The remainder of the play is less intense, as the men are seen at war, and Brutus and Cassius have a bit of a falling out. With the conspirators on one side, and Mark Antony and Octavius on the other, war is immanent, and the battle scenes are thrilling, the ending tragic, as several of the conspirators choose death in honor over death at the hands of their enemies.
The triumvirate of Brutus, Cassius, and Mark Antony – respectively played by Alex Waldmann, Martin Hutson, and James Corrigan – make up a stellar cast for this production. I felt that Caesar, played by Andrew Woodall, was a bit too much of a loudmouth, spitting as he spoke, and r-r-r-olling his Rs, which may have been a way of marking him as somehow different from the others. The majority of the cast is made up of RSC first-timers, who all acquit their roles with ease and grace.
It’s hard not to see this play and think of politics, either in the US or the UK, with Trump on one side, Brexit on the other. But that’s the beauty of Julius Caesar; it holds a message for all time, to be interpreted according to the current political climate. But Angus Jackson’s production, staying purely in its Roman guise, takes no sides, allowing spectators to make their own transpositions, if they wish.
This was a beautiful production, with creative lighting, and, while there was just the single set in the first half, the set morphed a bit in the second part giving the stage a very different tone. The two key scenes in the middle of the play are among the best theater I’ve seen at the RSC, and the overall production is powerful. I hope to see this play again several times during its run.
The only negative was one brief moment near the end of the play that was so shocking that much of the audience gasped in surprise. This is something that is not in Shakespeare’s text, and that I feel should not be done on stage, but I will say no more so as not to spoil anything.
Projections as part of a theatrical production are not new, but they seem to be coming of age. The Royal Shakespeare’s recent production of The Tempest used some interesting projections to highlight its stage set and characters, though the play would have been excellent without them, and not everyone in the theater could see them.
Another approach is that taken by 59 Productions in their adaption of Paul Auster’s novel City of Glass at HOME Manchester (and soon to be at the Lyric Hammersmith in London). Here, the projections are an integral part of the production, providing a multitude of sets in front of which the characters interact.
City of Glass is the first novel in Auster’s New York Trilogy. It’s a sort of metaphysical noir tale, where Daniel Quinn receives a phone call one evening, which is a wrong number. He’s intrigued by this, and when someone calls back and asks if this is the Paul Auster Detective Agency, he goes along. He gets drawn into an odd case where a strange man fears that his father is going to kill him.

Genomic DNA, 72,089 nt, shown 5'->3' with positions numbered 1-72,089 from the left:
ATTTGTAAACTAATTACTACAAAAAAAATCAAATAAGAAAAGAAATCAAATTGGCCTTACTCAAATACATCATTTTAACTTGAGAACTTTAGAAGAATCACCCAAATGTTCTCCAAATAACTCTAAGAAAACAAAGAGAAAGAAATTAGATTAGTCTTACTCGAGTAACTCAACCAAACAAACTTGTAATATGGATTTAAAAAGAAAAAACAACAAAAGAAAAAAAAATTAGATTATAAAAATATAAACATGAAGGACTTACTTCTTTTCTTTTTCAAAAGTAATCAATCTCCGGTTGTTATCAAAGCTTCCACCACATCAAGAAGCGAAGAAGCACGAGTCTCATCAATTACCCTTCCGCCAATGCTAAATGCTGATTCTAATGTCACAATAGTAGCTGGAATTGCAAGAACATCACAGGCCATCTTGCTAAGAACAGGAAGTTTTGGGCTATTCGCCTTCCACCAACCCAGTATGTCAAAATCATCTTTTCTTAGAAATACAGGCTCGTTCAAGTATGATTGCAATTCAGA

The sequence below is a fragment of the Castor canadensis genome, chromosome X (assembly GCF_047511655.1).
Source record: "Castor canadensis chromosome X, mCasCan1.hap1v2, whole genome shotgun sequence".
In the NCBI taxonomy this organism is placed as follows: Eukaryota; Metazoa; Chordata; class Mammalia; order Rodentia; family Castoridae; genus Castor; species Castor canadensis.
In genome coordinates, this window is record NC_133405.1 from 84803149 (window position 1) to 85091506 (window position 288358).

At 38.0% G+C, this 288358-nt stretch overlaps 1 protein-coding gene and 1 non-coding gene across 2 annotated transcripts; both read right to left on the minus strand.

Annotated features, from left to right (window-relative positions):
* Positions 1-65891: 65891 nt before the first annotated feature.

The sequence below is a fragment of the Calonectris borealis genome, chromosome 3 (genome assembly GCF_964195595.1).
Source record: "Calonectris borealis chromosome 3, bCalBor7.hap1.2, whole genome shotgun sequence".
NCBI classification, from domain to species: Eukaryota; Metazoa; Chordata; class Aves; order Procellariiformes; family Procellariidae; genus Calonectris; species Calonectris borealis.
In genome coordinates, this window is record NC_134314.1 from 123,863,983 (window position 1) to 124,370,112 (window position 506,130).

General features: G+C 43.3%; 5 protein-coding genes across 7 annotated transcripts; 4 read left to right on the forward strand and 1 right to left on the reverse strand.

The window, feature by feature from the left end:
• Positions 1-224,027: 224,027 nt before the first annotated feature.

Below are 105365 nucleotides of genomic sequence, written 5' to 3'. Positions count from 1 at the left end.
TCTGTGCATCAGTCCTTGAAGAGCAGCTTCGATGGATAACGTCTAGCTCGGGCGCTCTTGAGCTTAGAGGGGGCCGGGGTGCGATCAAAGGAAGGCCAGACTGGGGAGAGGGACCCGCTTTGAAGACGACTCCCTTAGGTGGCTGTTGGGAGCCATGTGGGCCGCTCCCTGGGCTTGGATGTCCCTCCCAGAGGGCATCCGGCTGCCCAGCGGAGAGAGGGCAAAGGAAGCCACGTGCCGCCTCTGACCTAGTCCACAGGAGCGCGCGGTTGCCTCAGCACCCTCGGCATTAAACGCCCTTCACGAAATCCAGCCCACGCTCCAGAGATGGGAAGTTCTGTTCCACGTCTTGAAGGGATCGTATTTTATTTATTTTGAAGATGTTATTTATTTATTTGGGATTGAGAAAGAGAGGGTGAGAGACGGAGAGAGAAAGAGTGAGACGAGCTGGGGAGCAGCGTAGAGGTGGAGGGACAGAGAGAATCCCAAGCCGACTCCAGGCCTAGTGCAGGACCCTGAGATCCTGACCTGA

(Photos: Jonathan Keenan)
(I wish the theater had some production photos that show the entire stage and the projections, because they really are clever; the photos above don’t really do justice to this unique element of the production. )
A voice over narrates the parts in between the dialog, giving the production the tone of a film noir, and the stage changes from scene to scene, through a clever use of projections. In the first scene, Quinn is in his two-room apartment, and this set serves for the entire production. Different elements are projected on the walls in different scenes, showing where the action takes place. There is also Peter Stillman’s apartment, a diner, Grand Central Station, the street in front of a hotel, and an alleyway, among others. At no time do the projections seem fake; they blend into the background. There are a couple of scenes where screens descend so projections can be made closer to the front of the stage, but the rest of the play is all performed in this simple set. All this is accompanied by a creative use of music to set moods and move the plot along.
Adapted from Auster’s novel, and from the graphic novel adaptation of it, this production highlights the visual elements of the story, but it’s not a story that adapts well to the stage. It’s full of meta-fictional references (to Paul Auster himself, who appears as a character, to Don Quixote and the book-within-a-book of that novel, and more), and it can be confusing to those who haven’t read the text. In addition, the denouement of the story, which works well on the page, fizzles a bit on stage.
Nevertheless, this is a thrilling production, brought to life by a small team of excellent actors (including two actors playing the role of Daniel Quinn). The technical element does stand out, but in service to the text, and the fast pace (1:45, with no intermission, that sped by) makes this a very enjoyable production. I can almost excuse the let-down of the ending having enjoyed the journey so much.
It’s interesting to go to the theater with no expectations. I knew that Snow in Midsummer was a Chinese play adapted from a classic story, but I knew nothing of the plot, and had no idea what the RSC was going to present. Productions at the RSC’s smaller Swan Theatre tend to be a bit out of the ordinary. Some are by Shakespeare’s contemporaries – Marlowe, Jonson, etc. – and others are contemporary. Some are highly dramatic and others are rousing comedies.